Monday, August 8, 2016

I Must Be Doing Something Right

Standing at the kitchen sink with soapsuds up to my elbows, I look out the window and see a little boy under a tree. He has a lapboard and a bucket of crayons. He’s laying on his stomach with his feet up in the air. A curious cat —that thinks it’s a dog —came to investigate him and he scratches it gently, now behind its ears, now under its chin.

I must be doing something right.

I’m sweeping the kitchen floor and stop by the back door window. I wipe sweat from my forehead; it’s summer. I watch a little girl run and leap grabbing hold of a bright yellow trapeze bar. It was new just this spring. I remember that first day; she was terrified to sit on it, afraid she’d fall. Now her young body is stronger and her confidence level is high. She hangs upside-down and hooks her legs over the bar. In an instant, she’s up! And then down again, hanging just by the knees.

I must be doing something right.

The hum of my sewing machine stops. I look at the bed behind me. A little boy is there; he is supposed to be sleeping. Instead, I see his round brown head bent over a book. It’s an old book, a reader printed in 1929; it was my grandma’s. “I know this story, Mama! The one where the pig is building a house.” He can’t read yet, but the book holds his interest a good long while before he surrenders to sleep.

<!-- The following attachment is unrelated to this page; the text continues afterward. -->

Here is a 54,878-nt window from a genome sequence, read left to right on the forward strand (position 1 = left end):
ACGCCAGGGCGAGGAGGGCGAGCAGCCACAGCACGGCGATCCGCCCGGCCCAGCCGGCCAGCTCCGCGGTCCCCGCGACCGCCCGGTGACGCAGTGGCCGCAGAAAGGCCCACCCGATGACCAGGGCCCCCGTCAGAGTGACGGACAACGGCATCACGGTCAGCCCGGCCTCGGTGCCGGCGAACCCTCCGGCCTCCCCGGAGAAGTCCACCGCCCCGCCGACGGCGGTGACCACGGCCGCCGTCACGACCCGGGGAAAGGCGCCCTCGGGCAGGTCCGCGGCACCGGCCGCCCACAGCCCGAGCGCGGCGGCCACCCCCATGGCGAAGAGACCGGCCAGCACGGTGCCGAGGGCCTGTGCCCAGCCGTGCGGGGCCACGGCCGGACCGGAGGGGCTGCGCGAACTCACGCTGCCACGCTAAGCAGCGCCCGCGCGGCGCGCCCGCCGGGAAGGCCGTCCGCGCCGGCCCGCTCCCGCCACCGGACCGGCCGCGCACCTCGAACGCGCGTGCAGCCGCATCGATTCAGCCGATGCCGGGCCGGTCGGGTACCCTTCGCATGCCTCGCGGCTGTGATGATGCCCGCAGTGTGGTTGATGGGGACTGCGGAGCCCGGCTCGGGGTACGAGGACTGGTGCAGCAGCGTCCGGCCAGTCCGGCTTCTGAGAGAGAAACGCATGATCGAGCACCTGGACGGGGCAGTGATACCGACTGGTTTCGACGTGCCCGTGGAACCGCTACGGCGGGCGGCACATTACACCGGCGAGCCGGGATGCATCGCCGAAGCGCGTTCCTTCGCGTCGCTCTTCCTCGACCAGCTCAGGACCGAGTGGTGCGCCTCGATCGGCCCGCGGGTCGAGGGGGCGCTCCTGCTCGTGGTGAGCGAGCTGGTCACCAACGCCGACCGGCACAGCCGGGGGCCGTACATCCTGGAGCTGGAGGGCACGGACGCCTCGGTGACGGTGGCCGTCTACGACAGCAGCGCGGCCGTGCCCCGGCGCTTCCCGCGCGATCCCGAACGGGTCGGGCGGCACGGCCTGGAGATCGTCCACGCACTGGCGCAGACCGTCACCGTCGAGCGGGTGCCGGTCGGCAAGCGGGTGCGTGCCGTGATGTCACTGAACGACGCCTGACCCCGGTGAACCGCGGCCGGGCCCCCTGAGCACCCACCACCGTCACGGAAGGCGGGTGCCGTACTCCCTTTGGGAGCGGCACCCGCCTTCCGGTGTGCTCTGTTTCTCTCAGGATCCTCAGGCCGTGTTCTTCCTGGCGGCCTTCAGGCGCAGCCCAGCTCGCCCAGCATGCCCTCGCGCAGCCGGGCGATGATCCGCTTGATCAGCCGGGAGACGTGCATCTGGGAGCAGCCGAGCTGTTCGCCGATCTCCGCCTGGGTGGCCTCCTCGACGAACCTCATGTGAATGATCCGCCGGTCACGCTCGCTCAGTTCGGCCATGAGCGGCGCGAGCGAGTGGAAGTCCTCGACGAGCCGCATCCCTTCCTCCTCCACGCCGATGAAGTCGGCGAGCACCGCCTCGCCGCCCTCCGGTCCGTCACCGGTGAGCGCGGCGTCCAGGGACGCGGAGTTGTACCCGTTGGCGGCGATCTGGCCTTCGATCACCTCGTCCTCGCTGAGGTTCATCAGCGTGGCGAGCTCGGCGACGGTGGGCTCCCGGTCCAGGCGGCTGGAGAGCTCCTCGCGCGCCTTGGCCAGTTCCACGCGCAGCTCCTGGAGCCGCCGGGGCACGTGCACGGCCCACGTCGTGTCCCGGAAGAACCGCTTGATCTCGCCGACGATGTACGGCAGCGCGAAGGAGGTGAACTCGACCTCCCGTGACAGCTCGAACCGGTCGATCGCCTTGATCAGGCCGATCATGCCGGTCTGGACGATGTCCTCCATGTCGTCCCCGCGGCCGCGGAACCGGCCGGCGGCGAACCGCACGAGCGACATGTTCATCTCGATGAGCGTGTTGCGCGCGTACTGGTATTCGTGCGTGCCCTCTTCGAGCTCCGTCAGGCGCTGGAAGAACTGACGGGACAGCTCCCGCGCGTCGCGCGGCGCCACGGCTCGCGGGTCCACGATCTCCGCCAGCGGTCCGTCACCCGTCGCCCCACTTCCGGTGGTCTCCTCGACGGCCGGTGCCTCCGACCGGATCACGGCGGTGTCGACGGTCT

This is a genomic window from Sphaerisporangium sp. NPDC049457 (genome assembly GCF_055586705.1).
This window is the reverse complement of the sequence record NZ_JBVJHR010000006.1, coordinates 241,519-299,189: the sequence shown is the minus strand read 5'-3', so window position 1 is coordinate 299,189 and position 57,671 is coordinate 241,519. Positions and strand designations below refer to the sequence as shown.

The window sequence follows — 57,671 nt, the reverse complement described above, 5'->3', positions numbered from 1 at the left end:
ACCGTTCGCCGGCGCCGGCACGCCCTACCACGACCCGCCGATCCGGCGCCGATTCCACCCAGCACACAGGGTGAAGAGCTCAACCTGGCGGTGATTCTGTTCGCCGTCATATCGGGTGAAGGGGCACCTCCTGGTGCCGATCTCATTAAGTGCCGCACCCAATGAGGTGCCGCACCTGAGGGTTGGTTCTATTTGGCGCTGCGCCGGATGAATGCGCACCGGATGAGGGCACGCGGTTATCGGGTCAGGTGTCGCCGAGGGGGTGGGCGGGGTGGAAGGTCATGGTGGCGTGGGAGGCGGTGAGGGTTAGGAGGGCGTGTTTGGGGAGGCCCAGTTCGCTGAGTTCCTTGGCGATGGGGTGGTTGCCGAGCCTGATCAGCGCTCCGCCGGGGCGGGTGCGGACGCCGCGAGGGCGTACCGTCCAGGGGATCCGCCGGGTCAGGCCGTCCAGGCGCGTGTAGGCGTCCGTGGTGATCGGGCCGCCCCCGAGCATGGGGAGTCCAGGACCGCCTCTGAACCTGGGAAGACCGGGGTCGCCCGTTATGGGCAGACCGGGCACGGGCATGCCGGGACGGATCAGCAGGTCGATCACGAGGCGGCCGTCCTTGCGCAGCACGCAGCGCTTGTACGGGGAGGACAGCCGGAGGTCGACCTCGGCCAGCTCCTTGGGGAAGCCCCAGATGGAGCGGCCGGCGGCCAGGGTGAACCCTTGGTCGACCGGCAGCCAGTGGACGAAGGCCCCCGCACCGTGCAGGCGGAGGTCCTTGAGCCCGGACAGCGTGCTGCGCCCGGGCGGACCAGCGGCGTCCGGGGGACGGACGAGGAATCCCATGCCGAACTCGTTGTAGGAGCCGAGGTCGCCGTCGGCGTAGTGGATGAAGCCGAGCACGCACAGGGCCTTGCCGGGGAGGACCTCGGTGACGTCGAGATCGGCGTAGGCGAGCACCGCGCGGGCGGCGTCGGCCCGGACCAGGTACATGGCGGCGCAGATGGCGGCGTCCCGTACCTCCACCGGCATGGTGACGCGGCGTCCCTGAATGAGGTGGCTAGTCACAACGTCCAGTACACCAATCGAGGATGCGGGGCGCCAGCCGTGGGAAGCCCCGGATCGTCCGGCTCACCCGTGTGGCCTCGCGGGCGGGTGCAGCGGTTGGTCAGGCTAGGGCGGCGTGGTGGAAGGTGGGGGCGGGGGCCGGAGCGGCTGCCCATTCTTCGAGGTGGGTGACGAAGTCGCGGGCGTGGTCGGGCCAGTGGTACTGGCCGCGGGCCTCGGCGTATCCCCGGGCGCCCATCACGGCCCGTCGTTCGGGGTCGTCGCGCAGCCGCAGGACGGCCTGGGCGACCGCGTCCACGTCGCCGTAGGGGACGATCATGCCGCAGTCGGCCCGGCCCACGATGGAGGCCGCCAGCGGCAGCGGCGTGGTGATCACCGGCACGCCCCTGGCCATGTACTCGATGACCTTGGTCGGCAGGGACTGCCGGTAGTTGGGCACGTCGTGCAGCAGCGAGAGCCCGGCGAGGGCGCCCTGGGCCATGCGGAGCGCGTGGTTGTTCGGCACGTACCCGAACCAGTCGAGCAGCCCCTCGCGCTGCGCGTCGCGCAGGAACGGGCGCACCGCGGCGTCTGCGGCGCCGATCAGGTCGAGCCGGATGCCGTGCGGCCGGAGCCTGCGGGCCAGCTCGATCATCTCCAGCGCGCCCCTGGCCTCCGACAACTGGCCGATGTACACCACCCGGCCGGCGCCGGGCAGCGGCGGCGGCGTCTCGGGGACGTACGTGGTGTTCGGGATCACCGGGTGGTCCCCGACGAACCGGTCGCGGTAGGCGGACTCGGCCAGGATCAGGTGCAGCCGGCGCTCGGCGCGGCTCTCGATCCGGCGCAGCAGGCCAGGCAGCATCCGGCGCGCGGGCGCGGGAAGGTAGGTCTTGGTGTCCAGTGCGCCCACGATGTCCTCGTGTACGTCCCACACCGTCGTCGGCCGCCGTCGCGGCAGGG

I must be doing something right.

The backdoor slams. Again. I hear the pitter patter of little feet racing toward me. “Mom! Mom! Guess what!” It’s my four-year-old prancing, his eyes shining with excitement. “I counted to 100 without saying ‘one, two, skip-a-few, 99, 100!’” He had been getting tangled up in the teens and hadn’t quite made it to twenty, but once there it is easy to keep on going right up to a hundred.

I must be doing something right.

I’m collapsed in my bed. It’s only one in the afternoon, but I’m not feeling well. A little boy wearing brown knit shorts, an imitation tiger tooth necklace, a feather headband, and warpaint comes running in to me. “I’m an Indian boy,” he says as he leans his whole body against me, “and I live here with you in Indiana.” His shining eyes sparkle as he shares this intimacy with me. He kisses my cheek and runs off again.

I must be doing something right.

“Every good and perfect gift is from above, coming down from the Father of the heavenly lights, who does not change like shifting shadows” (James 1:17).

Not every day is perfect. There are still times I have a child dissolve into a sobbing pile of snot because I dared to leave him with daddy while I drove five minutes across town to cast my ballot in the local election. True story. But within the midst of the mundane (and sometimes the frustrating) there are glimpses of perfection. They are gifts from Above reminding me that this life I lead, this work I am doing, is worth something. The work I am doing, the boring, hard, insufferable, joyous work, is right. I am doing something right. It’s right for me and right for my family. And I am blessed because of it!

This article was originally published in September 2014 by Home & School Mosaics.

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